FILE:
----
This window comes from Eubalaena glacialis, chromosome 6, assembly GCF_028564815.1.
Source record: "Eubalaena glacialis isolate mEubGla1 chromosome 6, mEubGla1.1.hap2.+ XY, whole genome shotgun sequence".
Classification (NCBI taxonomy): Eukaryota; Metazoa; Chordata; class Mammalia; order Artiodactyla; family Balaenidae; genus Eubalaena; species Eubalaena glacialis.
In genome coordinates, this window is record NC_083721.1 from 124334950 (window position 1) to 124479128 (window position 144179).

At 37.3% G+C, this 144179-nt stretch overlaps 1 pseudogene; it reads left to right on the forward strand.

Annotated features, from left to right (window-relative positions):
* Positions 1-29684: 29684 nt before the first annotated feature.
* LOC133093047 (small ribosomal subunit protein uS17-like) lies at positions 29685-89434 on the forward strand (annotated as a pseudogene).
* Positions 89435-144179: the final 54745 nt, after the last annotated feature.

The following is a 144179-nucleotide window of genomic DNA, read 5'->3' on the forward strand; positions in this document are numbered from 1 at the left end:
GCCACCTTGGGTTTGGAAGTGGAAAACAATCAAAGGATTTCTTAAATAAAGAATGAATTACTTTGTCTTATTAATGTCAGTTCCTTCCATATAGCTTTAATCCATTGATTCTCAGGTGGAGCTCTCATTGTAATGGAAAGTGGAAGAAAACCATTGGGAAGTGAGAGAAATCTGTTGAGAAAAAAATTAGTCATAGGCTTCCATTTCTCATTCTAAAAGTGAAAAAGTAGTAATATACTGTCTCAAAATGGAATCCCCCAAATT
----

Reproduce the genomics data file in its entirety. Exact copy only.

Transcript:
This window comes from Eubalaena glacialis, chromosome 6, assembly GCF_028564815.1.
Source record: "Eubalaena glacialis isolate mEubGla1 chromosome 6, mEubGla1.1.hap2.+ XY, whole genome shotgun sequence".
Classification (NCBI taxonomy): Eukaryota; Metazoa; Chordata; class Mammalia; order Artiodactyla; family Balaenidae; genus Eubalaena; species Eubalaena glacialis.
In genome coordinates, this window is record NC_083721.1 from 124334950 (window position 1) to 124479128 (window position 144179).

At 37.3% G+C, this 144179-nt stretch overlaps 1 pseudogene; it reads left to right on the forward strand.

Annotated features, from left to right (window-relative positions):
* Positions 1-29684: 29684 nt before the first annotated feature.
* LOC133093047 (small ribosomal subunit protein uS17-like) lies at positions 29685-89434 on the forward strand (annotated as a pseudogene).
* Positions 89435-144179: the final 54745 nt, after the last annotated feature.

The following is a 144179-nucleotide window of genomic DNA, read 5'->3' on the forward strand; positions in this document are numbered from 1 at the left end:
GCCACCTTGGGTTTGGAAGTGGAAAACAATCAAAGGATTTCTTAAATAAAGAATGAATTACTTTGTCTTATTAATGTCAGTTCCTTCCATATAGCTTTAATCCATTGATTCTCAGGTGGAGCTCTCATTGTAATGGAAAGTGGAAGAAAACCATTGGGAAGTGAGAGAAATCTGTTGAGAAAAAAATTAGTCATAGGCTTCCATTTCTCATTCTAAAAGTGAAAAAGTAGTAATATACTGTCTCAAAATGGAATCCCCCAAATT